We study Bayesian models and methods for analysing network traffic counts in problems of inference about the traffic intensity between directed pairs of origins and destinations in networks. This is a class of problems very recently discussed by Vardi in a 1996 JASA article and is of interest in both communication and transportation network studies. The current article develops the theoretical framework of variants of the origin-destination flow problem and introduces Bayesian approaches to analysis and inference. In the first, the so-called fixed routing problem, traffic or messages pass between nodes in a network, with each message originating at a specific source node, and ultimately moving through the network to a predetermined destination node. All nodes are candidate origin and destination points. The framework assumes no travel time complications, considering only the number of messages passing between pairs of nodes in a specified time interval. The route count, or route flow, problem is to infer the set of actual number of messages passed between each directed origin-destination pair in the time interval, based on the observed counts flowing between all directed pairs of adjacent nodes. Based on some development of the theoretical structure of the problem and assumptions about prior distributional forms, we develop posterior distributions for inference on actual origin-destination counts and associated flow rates. This involves iterative simulation methods, or Markov chain Monte Carlo (MCMC), that combine Metropolis-Hastings steps within an overall Gibbs sampling framework. We discuss issues of convergence and related practical matters, and illustrate the approach in a network previously studied in Vardi’s article. We explore both methodological and applied aspects much further in a concrete problem of a road network in North Carolina, studied in transportation flow assessment contexts by civil engineers. This investigation generates critical insight into limitations of statistical analysis, and particularly of non-Bayesian approaches, due to inherent structural features of the problem. A truly Bayesian approach, imposing partial stochastic constraints through informed prior distributions, offers a way of resolving these problems and is consistent with prevailing trends in updating traffic flow intensities in this field. Following this, we explore a second version of the problem that introduces elements of uncertainty about routes taken by individual messages in terms of Markov selection of outgoing links for messages at any given node. For specified route choice probabilities, we introduce the concept of a super-network-namely, a fixed routing problem in which the stochastic problem may be embedded. This leads to solution of the stochastic version of the problem using the methods developed for the original formulation of the fixed routing problem. This is also illustrated. Finally, we discuss various related issues and model extensions, including inference on stochastic route choice selection probabilities, questions of missing data and partially observed link counts, and relationships with current research on road traffic network problems in which travel times within links are nonnegligible and may be estimated from additional data.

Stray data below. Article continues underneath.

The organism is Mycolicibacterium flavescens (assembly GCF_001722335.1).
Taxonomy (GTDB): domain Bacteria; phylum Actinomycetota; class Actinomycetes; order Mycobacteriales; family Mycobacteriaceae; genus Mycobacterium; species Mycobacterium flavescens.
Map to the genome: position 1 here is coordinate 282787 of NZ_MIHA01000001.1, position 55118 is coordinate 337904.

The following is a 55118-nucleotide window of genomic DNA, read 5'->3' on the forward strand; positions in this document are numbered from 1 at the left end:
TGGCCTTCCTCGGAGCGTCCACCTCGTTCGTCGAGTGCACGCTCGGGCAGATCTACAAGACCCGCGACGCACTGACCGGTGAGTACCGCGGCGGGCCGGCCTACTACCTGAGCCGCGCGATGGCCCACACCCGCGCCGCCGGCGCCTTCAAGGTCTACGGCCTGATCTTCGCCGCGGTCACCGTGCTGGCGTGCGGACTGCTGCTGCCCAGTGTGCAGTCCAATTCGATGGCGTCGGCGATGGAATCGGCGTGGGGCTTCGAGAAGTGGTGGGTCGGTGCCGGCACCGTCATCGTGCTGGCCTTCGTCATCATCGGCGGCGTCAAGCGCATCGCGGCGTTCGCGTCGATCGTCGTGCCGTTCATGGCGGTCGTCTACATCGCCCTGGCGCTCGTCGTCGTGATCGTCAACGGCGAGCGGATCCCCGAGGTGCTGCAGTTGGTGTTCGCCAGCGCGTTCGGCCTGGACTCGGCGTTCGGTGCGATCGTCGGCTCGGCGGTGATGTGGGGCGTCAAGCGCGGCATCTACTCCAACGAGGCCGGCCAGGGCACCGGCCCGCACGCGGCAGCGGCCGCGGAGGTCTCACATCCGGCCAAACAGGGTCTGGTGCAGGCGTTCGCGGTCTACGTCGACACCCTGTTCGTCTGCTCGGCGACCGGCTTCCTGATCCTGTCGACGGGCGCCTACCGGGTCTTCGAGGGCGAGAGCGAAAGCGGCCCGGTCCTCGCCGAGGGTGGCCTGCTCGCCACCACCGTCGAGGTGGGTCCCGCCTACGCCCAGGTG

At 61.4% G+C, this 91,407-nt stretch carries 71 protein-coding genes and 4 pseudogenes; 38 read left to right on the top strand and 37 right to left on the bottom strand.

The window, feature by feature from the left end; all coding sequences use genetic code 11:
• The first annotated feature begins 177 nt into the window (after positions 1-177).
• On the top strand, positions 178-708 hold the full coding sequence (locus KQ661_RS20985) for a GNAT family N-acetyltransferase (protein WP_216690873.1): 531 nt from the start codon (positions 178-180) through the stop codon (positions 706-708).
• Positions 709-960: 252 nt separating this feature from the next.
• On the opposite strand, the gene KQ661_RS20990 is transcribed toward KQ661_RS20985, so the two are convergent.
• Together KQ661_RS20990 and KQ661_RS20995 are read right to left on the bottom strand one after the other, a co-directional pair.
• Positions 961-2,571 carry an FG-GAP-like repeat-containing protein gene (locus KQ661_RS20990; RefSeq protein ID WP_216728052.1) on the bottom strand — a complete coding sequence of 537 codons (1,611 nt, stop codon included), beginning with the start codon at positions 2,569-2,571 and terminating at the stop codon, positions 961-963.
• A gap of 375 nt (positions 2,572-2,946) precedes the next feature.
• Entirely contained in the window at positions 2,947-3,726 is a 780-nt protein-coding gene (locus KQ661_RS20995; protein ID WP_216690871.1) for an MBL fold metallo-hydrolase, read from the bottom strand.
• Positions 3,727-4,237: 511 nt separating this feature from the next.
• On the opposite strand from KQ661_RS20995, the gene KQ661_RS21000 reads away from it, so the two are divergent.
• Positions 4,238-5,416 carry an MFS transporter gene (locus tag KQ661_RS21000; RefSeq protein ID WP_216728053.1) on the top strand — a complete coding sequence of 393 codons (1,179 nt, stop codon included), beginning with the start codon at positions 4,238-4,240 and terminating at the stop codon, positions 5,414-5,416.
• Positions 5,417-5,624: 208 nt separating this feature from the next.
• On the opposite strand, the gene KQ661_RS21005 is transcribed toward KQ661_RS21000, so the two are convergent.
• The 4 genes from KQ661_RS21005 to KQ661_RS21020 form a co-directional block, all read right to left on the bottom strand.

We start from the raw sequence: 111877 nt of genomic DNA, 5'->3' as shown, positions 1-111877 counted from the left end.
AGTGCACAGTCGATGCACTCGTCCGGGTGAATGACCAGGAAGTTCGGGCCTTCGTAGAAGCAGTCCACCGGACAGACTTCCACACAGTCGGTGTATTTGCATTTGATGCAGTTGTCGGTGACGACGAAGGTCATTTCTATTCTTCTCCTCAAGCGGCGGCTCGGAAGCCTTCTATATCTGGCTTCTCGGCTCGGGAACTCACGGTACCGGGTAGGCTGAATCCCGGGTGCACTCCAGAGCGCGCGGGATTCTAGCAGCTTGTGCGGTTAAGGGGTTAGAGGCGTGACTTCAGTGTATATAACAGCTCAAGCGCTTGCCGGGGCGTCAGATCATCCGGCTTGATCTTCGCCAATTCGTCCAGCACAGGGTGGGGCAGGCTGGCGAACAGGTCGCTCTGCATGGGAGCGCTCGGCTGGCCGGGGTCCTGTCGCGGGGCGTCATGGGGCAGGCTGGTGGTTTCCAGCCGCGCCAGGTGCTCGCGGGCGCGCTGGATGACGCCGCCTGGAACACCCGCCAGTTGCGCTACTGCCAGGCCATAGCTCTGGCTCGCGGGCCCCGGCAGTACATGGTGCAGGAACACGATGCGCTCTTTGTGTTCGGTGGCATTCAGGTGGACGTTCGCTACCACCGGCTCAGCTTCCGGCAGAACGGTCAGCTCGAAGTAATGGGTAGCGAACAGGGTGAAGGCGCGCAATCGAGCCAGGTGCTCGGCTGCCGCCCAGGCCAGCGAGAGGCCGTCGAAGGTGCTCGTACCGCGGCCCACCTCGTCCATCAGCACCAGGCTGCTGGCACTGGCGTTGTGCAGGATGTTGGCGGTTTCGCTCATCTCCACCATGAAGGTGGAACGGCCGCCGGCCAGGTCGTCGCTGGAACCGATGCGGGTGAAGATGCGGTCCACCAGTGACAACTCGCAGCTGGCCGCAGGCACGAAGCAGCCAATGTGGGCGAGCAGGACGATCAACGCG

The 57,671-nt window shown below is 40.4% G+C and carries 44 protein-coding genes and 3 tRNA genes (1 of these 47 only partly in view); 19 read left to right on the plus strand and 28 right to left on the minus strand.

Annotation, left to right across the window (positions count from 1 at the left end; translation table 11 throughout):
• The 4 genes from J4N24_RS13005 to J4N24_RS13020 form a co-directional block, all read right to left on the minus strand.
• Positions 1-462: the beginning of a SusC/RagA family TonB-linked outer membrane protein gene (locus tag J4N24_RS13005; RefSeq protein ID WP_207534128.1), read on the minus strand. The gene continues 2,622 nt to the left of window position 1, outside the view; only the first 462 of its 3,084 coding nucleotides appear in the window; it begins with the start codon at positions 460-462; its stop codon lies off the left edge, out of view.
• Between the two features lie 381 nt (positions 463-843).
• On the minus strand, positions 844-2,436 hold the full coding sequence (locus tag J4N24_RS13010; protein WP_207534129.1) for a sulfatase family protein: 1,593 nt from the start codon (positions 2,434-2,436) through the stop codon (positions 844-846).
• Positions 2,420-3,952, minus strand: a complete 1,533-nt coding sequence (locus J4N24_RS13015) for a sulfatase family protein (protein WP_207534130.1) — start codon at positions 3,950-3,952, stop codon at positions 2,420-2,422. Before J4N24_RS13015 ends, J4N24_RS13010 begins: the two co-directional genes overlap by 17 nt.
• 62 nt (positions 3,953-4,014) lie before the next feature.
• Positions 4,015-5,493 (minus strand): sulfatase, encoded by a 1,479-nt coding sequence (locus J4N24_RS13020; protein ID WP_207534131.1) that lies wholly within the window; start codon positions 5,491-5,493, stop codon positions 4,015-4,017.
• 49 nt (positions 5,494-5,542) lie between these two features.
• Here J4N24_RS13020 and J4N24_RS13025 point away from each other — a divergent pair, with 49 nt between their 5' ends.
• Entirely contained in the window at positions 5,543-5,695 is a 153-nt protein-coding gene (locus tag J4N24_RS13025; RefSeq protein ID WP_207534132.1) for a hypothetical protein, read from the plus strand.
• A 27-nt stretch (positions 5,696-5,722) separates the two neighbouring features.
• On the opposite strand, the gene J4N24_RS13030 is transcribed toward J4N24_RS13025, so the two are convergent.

%B Journal of the American Statistical Association %V 93 %P 557-573 %8 06/1998 %G eng %U http://www.jstor.org/stable/2670105http://www.jstor.org/stable/2670105